Tonika: And we can definitely, because we are not establishing ourselves as some complete separate organization from the really good community work that’s already being done by RAGE [Resident Association of Greater Englewood]. They’re actually strong supporters of our organization because they realized they focused a lot on the traditional community activism and volunteerism, and none of them are identifying themselves as artists. So they want to support anything that we can come up with that would help the youth programming they’re doing. They don’t have an identified artist who they can lean on to do some art programming, so we would hope that we can be that group that provides different artistic programming for youth and adults.

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Tonika: It started on paper first. Open Engagement is an arts conference, where they host programming around a central theme, and this one that they had in Chicago was “justice,” and so I was really interested in hosting some kind of panel discussion. Once I started thinking about what would coincide with the theme, I came up with the idea that it would be cool if, you know, all of us Englewood artists got together to talk about challenging the narrative that currently exists around Englewood.

So I had submitted for us to have a panel discussion about Englewood, art, and challenging the narrative and we did the panel discussion and it was really great. A lot of people were engaged and wanted to get in contact with us, so after that it pretty much cemented the idea that this is like, for real.

Joe: And we had crossed paths several times before, just growing up and going to college and stuff.

Janell: A few of us have origins with Gallery 37, a Chicago arts program that started focusing on children and youth. We’re talking twenty, maybe even twenty-five years ago, we were all teenagers, and there was a Block 37 downtown—which is where that mall is now across from Macy’s. It was a vacant lot, and we had arts programming there. So we’re talking like years of people’s paths crossing. So Tonika started it, gave it a name, got some people together, and that’s how it started.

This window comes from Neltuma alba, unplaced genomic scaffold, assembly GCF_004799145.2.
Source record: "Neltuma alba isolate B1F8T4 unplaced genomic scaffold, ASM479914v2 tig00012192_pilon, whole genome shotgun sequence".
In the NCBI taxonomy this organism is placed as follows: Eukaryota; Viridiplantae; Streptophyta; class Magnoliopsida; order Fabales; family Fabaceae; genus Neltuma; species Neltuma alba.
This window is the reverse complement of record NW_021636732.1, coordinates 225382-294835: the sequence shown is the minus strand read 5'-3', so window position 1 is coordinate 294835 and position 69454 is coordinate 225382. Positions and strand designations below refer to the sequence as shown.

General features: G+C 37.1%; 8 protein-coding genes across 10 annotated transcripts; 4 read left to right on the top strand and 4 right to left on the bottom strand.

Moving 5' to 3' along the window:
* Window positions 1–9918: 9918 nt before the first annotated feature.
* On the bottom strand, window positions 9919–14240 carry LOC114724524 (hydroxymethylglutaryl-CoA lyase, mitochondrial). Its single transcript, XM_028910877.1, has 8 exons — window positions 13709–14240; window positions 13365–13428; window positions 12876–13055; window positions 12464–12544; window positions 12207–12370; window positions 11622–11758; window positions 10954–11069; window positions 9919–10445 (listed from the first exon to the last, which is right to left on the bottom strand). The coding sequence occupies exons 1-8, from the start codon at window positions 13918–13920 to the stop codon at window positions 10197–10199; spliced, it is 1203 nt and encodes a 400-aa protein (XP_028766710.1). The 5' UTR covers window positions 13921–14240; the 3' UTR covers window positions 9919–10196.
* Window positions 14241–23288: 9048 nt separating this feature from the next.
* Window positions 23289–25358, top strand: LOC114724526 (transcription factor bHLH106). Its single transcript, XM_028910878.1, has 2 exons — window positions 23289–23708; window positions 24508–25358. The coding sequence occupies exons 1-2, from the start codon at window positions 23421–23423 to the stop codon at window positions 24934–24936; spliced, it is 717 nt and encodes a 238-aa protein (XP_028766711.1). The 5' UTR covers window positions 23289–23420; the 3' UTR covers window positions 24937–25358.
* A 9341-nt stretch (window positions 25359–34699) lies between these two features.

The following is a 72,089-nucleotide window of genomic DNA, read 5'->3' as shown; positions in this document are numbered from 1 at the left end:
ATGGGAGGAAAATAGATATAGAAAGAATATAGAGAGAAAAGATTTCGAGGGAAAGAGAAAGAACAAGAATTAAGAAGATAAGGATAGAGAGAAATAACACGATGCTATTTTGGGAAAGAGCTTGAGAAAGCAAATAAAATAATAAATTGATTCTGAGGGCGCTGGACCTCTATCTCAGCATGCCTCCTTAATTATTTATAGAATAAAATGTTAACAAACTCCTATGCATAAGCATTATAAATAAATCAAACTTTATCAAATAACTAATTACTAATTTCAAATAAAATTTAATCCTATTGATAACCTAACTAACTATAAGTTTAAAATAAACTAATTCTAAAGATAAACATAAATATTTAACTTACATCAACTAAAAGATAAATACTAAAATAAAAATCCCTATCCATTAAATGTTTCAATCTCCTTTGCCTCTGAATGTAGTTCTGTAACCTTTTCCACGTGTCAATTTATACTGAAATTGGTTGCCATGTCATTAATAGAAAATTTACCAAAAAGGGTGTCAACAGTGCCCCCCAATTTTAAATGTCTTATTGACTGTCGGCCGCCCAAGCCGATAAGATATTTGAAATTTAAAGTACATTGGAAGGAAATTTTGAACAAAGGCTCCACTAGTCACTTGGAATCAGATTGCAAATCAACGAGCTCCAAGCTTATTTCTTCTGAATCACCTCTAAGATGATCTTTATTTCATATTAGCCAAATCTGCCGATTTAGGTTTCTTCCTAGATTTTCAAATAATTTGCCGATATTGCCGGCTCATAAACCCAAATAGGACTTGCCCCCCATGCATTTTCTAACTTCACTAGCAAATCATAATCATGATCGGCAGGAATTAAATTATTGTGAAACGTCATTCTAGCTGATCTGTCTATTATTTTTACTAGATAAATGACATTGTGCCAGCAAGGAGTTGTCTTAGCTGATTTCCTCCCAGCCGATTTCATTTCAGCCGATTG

Tonika: Well, since we’re so new, we’re just in discussion about what we want to do first. We really wanted to focus on increasing access to art in Englewood and really complementing a lot of the community initiatives that are currently going on with art, ’cause that’s one area that isn’t as robust as everything else that’s going on.

Janell: I think our tagline as of right now is “Reframing the narrative from the inside out.” If you google “Englewood”—and some of that is changing right now, because of the current arts initiatives that are going on with programs and entities like RAGE and so forth—in general, the narrative of Englewood is not a positive one. We are not a people of a single story, and no one is, but I think I can kind of speak for the group when I say all of us are enthusiastic about just representing ourselves. We all hail from Englewood—some of us still live there—and it’s not a place of only negativity. There’s a lot of beauty that comes from it and still resides in it, and Tonika’s absolutely right when she says we want to make art more accessible and demystify it and use art as a catalyst for community engagement and community pride. It all feeds back into humanity, you know, like giving a humanity to people.